The Victorian budget for 2022-23 was handed down by the Victorian treasurer Tim Pallas on 3 May.

It is wide ranging, but in VET terms touches on two key issues: VET delivered in secondary schools and approaches to skilling Victorians.

Skilling Victoria

The Victorian government is investing in the skills and training Victorians need to help them find decent, secure jobs.  As the treasurer noted in his speech:

“We are investing more than $100 million in the skills and training Victorians need, with more support for TAFEs and an expanded Apprenticeship Support Officers program.”

The 2022-23 budget has provided $12 million to continue and expand the Apprenticeship Support Officers program. This, they hope, will help provide apprentices and employers with tailored support to ensure more Victorians complete their training and move into work. As some of the budget papers note, the funding “will target learners most at risk of dropping out, including female apprentices.”

TAFE is a winner too as the Government places it “at the centre of a strengthened skills and training system” The Victorian Government “is investing $83 million to support and strengthen TAFEs as they sustainably transition to a new funding model and expand coordination of practical placements for TAFE students.” And, as the budget papers note:

“This builds on our significant previous investment in TAFE, helping students access more TAFE courses and get trained for a wider variety of jobs.”

The budget is providing $4.1 million to add Diploma and Advanced Diploma courses in Auslan to the list of Free TAFE courses. Nearly $800 000 is also being allocated to provide an accessibility review of all Victorian TAFE campuses to help people with disability access the training and skills they need to succeed. In addition, $10 million is being provided to establish new Skills Solutions Partnerships that will help address skills shortages in priority areas through collaboration with government, industry, TAFEs and dual sector universities.

Finally, further funding is being provided to strengthen the Office of TAFE Coordination and Delivery within the Department of Education and Training. This funding will enable strategic projects to be undertaken and enhance collaboration across the TAFE network.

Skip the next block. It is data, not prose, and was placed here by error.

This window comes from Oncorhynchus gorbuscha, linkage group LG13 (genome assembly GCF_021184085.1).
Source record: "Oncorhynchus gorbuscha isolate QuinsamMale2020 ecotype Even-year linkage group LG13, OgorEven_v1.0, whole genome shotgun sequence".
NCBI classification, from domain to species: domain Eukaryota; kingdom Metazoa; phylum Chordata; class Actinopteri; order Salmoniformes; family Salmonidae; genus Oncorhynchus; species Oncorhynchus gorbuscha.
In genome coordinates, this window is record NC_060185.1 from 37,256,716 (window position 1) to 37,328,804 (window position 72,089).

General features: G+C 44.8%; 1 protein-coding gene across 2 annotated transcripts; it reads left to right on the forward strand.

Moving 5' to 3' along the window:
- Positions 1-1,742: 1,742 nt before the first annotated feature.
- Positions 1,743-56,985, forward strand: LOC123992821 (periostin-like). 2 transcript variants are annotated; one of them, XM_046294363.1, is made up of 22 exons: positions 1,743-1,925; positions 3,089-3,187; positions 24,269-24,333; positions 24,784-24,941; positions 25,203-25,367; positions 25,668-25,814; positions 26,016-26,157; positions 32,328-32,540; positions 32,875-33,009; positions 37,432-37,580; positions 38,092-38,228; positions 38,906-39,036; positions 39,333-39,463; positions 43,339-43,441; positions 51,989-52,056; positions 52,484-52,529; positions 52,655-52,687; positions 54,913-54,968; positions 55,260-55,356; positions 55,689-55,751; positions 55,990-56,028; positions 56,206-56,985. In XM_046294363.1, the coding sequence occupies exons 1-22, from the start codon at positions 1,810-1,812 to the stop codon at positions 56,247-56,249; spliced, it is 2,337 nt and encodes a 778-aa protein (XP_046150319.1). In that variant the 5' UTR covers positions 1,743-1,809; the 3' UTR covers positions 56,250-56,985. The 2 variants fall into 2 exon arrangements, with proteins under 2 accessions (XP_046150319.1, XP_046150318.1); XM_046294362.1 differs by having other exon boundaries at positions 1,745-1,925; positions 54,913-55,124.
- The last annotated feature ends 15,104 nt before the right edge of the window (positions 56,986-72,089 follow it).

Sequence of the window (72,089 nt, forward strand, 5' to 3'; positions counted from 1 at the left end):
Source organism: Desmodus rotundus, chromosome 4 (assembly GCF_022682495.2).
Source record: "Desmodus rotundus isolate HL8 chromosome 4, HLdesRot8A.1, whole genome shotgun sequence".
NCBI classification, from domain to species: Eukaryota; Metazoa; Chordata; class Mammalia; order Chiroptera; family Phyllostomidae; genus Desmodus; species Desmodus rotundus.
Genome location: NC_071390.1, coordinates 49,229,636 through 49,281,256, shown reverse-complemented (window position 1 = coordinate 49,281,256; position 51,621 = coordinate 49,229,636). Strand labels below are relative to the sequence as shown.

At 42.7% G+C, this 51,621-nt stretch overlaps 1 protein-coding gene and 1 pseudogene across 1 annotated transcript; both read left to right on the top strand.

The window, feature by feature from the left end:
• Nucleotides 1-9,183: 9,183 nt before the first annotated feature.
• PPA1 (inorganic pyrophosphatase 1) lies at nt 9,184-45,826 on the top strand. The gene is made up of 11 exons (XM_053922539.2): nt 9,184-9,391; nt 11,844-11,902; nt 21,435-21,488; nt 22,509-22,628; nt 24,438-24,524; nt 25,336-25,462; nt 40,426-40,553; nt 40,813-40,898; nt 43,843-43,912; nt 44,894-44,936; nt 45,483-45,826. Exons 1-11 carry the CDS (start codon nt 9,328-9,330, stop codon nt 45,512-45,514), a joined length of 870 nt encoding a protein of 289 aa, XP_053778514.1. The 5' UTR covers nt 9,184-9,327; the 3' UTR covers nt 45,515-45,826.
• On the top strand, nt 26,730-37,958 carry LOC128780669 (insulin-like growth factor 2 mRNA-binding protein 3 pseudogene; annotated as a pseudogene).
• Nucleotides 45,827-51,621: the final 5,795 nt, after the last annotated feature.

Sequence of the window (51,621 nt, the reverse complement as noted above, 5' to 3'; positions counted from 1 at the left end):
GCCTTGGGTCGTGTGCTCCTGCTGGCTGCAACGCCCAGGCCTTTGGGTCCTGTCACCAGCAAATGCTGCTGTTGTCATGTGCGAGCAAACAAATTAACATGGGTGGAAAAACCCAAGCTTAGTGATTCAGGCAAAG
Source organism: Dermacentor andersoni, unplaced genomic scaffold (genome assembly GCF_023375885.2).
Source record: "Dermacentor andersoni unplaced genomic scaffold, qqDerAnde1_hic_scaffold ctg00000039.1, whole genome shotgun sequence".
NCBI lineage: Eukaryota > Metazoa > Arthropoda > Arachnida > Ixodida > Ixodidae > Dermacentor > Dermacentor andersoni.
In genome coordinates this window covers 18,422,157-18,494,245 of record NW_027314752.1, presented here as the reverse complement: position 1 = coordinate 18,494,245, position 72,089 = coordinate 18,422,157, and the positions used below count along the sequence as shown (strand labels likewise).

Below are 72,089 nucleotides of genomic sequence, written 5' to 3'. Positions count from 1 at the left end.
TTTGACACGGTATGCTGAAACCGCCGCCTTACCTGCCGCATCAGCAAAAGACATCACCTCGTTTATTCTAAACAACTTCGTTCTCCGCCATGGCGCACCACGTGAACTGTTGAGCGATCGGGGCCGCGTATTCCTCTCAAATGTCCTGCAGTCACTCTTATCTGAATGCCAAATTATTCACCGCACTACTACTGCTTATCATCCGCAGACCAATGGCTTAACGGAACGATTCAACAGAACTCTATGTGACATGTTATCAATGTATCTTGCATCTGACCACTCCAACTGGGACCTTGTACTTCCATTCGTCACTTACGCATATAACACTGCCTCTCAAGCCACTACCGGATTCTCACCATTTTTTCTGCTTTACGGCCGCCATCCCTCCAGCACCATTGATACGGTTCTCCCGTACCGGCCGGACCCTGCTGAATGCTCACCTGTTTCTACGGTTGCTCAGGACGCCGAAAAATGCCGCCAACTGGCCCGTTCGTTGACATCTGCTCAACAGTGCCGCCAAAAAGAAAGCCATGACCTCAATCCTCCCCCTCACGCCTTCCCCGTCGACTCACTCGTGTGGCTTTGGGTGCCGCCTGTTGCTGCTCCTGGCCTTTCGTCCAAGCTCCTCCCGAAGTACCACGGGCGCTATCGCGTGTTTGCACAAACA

Revamping and improving VET delivered in schools

Treasurer Tim Pallas noted in his speech that:

“We’ll introduce a new vocational pathway, to give every student more choice in VCE, with a commitment of nearly $280 million.”

“That will expand the Head Start school-based apprenticeship model to every government secondary school in the state.”

With the new VCE Vocational Major and Victorian Pathways Certificate replacing VCAL, the Government is moving to enact the findings of the Firth Review in order to create one certificate that will, it’s hoped, give every senior secondary student more choice, and ensure they have the skills they need for post-school education or work.

The 2022-23 budget “invests $277 million to deliver this transformation of Victoria’s senior secondary system. This includes $86 million to improve access to a core offering of vocational and applied learning pathways in secondary schools, $88 million to support and expand the teaching workforce and support schools to deliver excellent programs, and $69 million to expand the Head Start school based apprenticeship and traineeship model to support students to complete their senior secondary certificate while progressing towards a qualification.”

Funding supporting the new VCE aims to champion vocational and applied learning pathways. Support for this process includes professional learning for government school teachers to implement the new curriculum, support to the Victorian Curriculum and Assessment Authority for assessment moderation and to create a student portal and support for non-school senior secondary providers to transition to the new framework.

Accessing information

The budget papers can be found here. Key papers include the treasurer’s speech and the budget overview.